Living in environments with good access to destinations and transport options also protects against loneliness. In particular, it benefits individuals who are able to use active transport (walking and cycling) and high-quality public transport.
This finding should make sense to anyone who walks or takes the bus. We are then more likely to interact in some way with those around us than when locked away in the privacy of a car.
Similarly, built environments designed to be safe — from crime, traffic and pollution — also enable people to explore their neighbourhoods easily on foot. Once again, that gives them more opportunities for social interactions that can, potentially, reduce loneliness.
Environments where people are able to express themselves were also found to protect against loneliness. For example, residents of housing they could personalise and “make home” reported feeling less lonely. So too did those who felt able to “fit in”, or identify with the people living close by.
Other important factors are less obvious
These factors are fairly well defined, but we also found less tangible conditions could be significant. For example, studies consistently showed the importance of socio-economic status. The interplay between economic inequalities and the built environment can deny many the right to live a life without loneliness.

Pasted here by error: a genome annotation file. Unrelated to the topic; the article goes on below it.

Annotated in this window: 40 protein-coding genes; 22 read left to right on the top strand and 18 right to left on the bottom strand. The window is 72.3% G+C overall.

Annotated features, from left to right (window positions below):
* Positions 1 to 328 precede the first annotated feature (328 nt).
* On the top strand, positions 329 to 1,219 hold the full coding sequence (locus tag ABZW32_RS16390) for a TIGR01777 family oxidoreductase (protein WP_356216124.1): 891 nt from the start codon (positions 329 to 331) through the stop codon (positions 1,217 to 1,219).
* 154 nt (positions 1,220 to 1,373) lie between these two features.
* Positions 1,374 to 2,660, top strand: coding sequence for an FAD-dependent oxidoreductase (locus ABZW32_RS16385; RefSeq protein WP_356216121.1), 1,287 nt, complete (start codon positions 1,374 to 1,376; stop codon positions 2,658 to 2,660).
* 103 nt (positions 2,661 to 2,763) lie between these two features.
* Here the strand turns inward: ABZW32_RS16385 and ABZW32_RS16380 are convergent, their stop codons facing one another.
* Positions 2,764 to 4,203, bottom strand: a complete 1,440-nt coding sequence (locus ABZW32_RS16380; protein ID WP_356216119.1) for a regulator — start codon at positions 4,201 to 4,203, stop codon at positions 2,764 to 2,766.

For example, housing tenure can be important because people who rent are less able to personalise their homes. People with lower incomes can’t always afford to live close to friends or in a neighbourhood where they feel accepted. Lower-income areas are also notoriously under-serviced with reliable public transport, well-maintained natural spaces and well-designed public spaces.
Our review reveals several aspects of the built environment that can enhance social interactions and minimise loneliness. Our key finding, though, is that there is no single built environment that is universally “good” or “bad” for loneliness.
Yes, we can plan and build our cities to help us meet our innate need for social connection. But context matters, and different individuals will interpret built environments differently.
See here for previous Croakey articles on loneliness.